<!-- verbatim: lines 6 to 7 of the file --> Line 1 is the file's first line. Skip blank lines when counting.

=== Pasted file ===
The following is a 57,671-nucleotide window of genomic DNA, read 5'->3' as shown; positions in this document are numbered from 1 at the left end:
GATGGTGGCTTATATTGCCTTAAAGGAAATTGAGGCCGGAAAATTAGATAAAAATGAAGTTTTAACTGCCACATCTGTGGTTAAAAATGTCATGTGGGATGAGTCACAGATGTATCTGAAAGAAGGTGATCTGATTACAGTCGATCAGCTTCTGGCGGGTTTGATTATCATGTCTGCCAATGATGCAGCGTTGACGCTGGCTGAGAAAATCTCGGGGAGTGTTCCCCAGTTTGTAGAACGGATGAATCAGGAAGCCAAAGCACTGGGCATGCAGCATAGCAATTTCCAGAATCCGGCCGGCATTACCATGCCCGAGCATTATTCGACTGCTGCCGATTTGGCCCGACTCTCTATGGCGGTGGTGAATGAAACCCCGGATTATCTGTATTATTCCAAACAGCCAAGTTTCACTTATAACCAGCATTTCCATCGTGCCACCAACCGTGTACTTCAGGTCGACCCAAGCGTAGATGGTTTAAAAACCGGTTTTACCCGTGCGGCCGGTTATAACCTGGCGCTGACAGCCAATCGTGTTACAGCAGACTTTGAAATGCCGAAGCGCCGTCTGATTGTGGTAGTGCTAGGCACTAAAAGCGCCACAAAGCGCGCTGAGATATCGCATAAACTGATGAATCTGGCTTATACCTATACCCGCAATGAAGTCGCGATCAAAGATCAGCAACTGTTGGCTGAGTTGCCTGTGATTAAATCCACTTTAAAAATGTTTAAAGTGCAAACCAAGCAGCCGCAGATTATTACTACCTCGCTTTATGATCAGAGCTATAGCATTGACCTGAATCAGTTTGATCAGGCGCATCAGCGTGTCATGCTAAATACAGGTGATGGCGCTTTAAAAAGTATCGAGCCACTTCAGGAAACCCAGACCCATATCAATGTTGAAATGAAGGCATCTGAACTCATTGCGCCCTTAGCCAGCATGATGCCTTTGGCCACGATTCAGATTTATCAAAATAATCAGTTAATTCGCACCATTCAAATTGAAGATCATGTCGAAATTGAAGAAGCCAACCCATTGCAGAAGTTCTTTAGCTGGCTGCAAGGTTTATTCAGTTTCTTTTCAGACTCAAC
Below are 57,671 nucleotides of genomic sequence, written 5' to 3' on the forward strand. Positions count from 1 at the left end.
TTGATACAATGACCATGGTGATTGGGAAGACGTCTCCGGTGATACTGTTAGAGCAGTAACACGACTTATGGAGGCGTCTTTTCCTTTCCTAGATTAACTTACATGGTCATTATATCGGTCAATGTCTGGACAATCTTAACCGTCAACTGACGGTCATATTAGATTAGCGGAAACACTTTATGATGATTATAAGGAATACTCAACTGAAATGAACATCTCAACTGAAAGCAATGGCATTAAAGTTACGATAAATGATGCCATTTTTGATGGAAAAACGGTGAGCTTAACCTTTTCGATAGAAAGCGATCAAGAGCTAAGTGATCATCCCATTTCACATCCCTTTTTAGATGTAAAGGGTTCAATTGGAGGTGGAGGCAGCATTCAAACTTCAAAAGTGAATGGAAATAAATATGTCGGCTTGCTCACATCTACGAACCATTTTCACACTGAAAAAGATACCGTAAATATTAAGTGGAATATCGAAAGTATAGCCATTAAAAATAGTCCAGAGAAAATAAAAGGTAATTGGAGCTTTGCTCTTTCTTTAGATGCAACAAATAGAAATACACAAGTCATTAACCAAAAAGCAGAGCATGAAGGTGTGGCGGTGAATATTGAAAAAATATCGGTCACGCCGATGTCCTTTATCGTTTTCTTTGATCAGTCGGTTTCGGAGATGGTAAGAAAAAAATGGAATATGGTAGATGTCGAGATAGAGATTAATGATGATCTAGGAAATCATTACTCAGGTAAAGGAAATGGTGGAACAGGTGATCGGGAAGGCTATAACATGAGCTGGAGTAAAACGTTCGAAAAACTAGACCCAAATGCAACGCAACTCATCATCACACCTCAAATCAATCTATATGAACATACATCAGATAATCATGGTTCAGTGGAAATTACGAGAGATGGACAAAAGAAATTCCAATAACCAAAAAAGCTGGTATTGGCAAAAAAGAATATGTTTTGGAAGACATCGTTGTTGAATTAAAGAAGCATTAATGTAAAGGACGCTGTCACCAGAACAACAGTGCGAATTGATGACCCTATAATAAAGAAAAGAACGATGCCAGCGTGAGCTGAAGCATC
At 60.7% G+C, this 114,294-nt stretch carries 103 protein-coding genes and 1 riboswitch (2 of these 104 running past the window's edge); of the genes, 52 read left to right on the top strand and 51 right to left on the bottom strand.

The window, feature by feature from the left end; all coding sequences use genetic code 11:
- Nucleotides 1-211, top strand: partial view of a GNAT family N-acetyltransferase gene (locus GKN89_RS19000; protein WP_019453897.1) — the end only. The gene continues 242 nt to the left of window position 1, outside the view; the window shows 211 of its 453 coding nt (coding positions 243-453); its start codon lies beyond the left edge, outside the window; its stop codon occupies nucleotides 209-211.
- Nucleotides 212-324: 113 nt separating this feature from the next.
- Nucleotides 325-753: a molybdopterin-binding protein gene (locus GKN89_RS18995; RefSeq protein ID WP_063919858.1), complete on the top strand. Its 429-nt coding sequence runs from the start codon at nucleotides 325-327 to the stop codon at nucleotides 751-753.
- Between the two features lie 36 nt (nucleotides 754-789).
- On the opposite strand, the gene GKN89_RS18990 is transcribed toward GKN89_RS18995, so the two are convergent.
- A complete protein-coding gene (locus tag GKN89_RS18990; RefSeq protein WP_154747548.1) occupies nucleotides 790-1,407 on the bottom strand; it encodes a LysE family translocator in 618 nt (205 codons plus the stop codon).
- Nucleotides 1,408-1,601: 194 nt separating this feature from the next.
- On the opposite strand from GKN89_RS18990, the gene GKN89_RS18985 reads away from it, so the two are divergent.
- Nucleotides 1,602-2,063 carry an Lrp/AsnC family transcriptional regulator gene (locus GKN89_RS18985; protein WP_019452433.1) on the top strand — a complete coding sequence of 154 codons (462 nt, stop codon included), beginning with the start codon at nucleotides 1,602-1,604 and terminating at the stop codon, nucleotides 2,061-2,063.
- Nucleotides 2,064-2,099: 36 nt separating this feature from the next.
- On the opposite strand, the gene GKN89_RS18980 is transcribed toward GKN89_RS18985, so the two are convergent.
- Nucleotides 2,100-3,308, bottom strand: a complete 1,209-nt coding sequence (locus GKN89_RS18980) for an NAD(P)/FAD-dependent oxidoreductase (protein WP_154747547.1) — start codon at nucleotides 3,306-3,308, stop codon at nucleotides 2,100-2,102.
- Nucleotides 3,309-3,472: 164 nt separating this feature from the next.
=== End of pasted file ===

The window, feature by feature from the left end; all coding sequences use genetic code 11:
- Nucleotides 1-211, top strand: partial view of a GNAT family N-acetyltransferase gene (locus GKN89_RS19000; protein WP_019453897.1) — the end only. The gene continues 242 nt to the left of window position 1, outside the view; the window shows 211 of its 453 coding nt (coding positions 243-453); its start codon lies beyond the left edge, outside the window; its stop codon occupies nucleotides 209-211.